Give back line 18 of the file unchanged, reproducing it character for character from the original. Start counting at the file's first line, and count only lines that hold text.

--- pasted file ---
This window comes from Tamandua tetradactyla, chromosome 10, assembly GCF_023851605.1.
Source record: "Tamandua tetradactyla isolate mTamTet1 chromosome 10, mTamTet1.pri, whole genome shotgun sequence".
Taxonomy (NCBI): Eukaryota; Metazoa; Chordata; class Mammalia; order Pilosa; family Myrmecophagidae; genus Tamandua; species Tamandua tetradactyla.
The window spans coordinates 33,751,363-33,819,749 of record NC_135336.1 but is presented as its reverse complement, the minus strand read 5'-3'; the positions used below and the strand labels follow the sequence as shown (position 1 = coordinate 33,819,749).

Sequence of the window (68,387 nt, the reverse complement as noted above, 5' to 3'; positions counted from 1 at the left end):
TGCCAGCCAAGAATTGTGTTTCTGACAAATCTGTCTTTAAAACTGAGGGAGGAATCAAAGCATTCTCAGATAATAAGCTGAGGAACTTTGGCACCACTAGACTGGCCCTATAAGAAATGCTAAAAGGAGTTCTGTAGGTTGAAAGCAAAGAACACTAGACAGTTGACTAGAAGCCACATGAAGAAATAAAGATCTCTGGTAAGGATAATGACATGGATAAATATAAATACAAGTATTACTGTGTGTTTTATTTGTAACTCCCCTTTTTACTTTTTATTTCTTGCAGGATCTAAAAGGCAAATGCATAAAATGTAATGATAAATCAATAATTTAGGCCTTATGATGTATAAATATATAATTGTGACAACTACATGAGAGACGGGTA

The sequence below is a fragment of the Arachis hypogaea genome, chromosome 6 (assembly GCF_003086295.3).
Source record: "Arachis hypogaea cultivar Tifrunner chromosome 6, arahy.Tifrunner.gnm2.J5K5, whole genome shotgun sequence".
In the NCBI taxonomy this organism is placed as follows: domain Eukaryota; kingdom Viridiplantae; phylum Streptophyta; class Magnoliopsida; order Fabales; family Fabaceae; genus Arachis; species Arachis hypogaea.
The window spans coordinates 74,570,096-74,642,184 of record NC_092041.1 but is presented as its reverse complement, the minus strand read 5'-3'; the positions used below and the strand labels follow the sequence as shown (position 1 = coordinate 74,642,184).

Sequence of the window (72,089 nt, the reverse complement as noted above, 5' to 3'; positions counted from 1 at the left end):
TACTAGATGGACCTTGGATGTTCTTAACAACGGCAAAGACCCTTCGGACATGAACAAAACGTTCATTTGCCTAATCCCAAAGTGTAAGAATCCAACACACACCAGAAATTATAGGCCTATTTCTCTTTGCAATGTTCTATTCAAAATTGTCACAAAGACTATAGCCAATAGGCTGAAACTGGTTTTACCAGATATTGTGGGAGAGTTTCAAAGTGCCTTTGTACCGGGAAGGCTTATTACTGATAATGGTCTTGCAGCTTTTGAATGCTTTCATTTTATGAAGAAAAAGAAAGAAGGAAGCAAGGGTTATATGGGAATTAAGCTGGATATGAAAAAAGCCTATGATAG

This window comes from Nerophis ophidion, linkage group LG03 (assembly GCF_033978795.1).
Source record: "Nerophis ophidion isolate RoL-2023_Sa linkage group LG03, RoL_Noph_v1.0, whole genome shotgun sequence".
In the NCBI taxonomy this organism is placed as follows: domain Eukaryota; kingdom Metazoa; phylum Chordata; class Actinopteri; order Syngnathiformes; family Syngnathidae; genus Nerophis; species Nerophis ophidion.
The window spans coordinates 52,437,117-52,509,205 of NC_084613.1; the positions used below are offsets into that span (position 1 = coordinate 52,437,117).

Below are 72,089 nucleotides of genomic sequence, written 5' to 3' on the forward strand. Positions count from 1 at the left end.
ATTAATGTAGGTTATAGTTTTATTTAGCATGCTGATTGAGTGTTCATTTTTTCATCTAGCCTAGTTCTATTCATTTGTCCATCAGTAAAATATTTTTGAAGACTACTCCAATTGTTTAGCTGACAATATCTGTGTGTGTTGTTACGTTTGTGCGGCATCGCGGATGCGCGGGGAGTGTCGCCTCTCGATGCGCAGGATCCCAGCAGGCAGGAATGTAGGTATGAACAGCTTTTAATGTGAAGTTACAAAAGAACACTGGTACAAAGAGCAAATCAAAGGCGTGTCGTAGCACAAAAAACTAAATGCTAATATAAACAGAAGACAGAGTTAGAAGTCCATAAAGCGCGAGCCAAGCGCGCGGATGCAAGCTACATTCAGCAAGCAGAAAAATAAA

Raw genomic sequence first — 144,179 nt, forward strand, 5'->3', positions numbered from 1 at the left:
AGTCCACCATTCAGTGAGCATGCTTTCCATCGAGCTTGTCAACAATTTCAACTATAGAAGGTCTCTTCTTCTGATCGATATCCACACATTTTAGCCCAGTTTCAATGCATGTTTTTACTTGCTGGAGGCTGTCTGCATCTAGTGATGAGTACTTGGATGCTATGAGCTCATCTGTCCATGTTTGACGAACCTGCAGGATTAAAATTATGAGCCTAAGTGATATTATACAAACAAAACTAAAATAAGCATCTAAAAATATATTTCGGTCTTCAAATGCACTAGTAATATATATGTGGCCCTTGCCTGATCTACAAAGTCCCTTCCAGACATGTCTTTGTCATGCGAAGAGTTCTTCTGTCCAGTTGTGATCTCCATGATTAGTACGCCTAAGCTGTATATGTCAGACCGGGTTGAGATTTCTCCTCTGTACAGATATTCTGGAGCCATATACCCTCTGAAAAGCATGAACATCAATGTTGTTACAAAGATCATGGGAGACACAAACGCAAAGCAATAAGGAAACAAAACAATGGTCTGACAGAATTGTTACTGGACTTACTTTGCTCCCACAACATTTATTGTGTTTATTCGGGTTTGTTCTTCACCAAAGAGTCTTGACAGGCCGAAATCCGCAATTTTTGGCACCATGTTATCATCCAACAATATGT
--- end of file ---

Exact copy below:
ATTAATGTAGGTTATAGTTTTATTTAGCATGCTGATTGAGTGTTCATTTTTTCATCTAGCCTAGTTCTATTCATTTGTCCATCAGTAAAATATTTTTGAAGACTACTCCAATTGTTTAGCTGACAATATCTGTGTGTGTTGTTACGTTTGTGCGGCATCGCGGATGCGCGGGGAGTGTCGCCTCTCGATGCGCAGGATCCCAGCAGGCAGGAATGTAGGTATGAACAGCTTTTAATGTGAAGTTACAAAAGAACACTGGTACAAAGAGCAAATCAAAGGCGTGTCGTAGCACAAAAAACTAAATGCTAATATAAACAGAAGACAGAGTTAGAAGTCCATAAAGCGCGAGCCAAGCGCGCGGATGCAAGCTACATTCAGCAAGCAGAAAAATAAA